The war on civilians in Syria is still waging and the number of refugees and internally displaced continue to grow with endless suffering. Syrian mental health professionals and other sympathisers continue to work hard to meet some of the mental health needs of the affected Syrians...
The fourth annual conference of the Syrian Association for Mental Health, in coordination with the Syrian Refugees Taskforce at the College, was held in Gaziantep, Turkey on 23-24 April 2016. The theme for the conference was “Mental health care for Syrian refugees and internally displaced”. The conference as previously, had a two-day academic meeting and an accompanying program that ran over two weeks. It was well attended by Syrian psychiatrists, psychologists, allied mental health professionals and other volunteers with over 130 attendees who actively participated during the sessions.
The talks mainly focused on the reality of psychiatric care provided inside Syria and in countries of refuge, the experiences of the teams operating on the ground and the challenges that face them. Discussions included methods to explore and identify the psychological needs of refugees and ways to study and help address these needs. Various psychotherapeutic approaches and their effectiveness were discussed with possible ways to overcome the potential challenges. The importance of self-help methods, ways of self-management and the community and individual’s role were highlighted and emphasised.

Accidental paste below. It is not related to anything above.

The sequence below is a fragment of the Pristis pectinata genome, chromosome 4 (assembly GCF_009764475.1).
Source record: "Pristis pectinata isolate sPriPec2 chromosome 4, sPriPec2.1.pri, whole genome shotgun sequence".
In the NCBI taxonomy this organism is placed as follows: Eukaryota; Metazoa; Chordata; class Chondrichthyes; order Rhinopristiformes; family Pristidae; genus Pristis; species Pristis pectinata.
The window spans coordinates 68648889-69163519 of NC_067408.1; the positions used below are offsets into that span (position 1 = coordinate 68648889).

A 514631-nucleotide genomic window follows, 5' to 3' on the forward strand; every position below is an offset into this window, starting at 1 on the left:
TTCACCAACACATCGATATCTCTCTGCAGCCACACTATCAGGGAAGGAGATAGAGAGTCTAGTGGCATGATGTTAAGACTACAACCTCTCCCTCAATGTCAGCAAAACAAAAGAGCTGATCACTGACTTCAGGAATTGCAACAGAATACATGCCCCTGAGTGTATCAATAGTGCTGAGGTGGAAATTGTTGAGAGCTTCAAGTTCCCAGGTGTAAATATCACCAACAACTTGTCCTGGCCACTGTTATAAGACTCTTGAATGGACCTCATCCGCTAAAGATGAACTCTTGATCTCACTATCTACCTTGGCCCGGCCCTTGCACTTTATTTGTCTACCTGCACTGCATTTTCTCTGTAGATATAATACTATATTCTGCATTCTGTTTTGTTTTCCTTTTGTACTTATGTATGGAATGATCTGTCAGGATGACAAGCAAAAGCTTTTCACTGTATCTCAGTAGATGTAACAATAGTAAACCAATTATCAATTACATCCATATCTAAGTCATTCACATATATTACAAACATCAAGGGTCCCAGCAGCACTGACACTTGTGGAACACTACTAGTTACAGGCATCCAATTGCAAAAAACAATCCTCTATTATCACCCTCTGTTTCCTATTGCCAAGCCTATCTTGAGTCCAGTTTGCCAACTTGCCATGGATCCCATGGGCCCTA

During the accompanying program that was delivered in several towns of southern Turkey there were many workshops and training sessions. One of the highlights of this program was the delivery of EMDR training by Sian Morgan from HAP UK & Ireland (EMDR Humanitarian Assistance Programme) with help from Dr. Walid Abdulhamid and Dr. Khalid Sultan as facilitators. It ran over 4 days and trained 42 participants with agreed ways to help supervise attendees in the coming months. Other activities included workshops on the WHO mhGAP training program, mental health support to healthcare professionals, focus on healthcare workers burn out issues, use of CBT techniques, psychodrama, skills in dealing with traumatised children and adolescents as well as highlighting the legal and ethical aspects of mental health practice.
Some participants also visited the refugee camps, schools, orphanages and Syrian communities in southern Tukey for support and advice on recognising some aspect of mental health problems in children. Some therapeutic sessions and counselling were also possible when visiting the local support teams and clinics.
The conference has succeeded in highlighting some of the mental health needs of displaced Syrians and explored further the needs of field workers and other volunteers working with affected Syrians. More resources are required to sustain these efforts and to develop them. There still lots to be done to accurately evaluate the psychological sequelae of this unprecedented crisis and ways to address them now and in the future.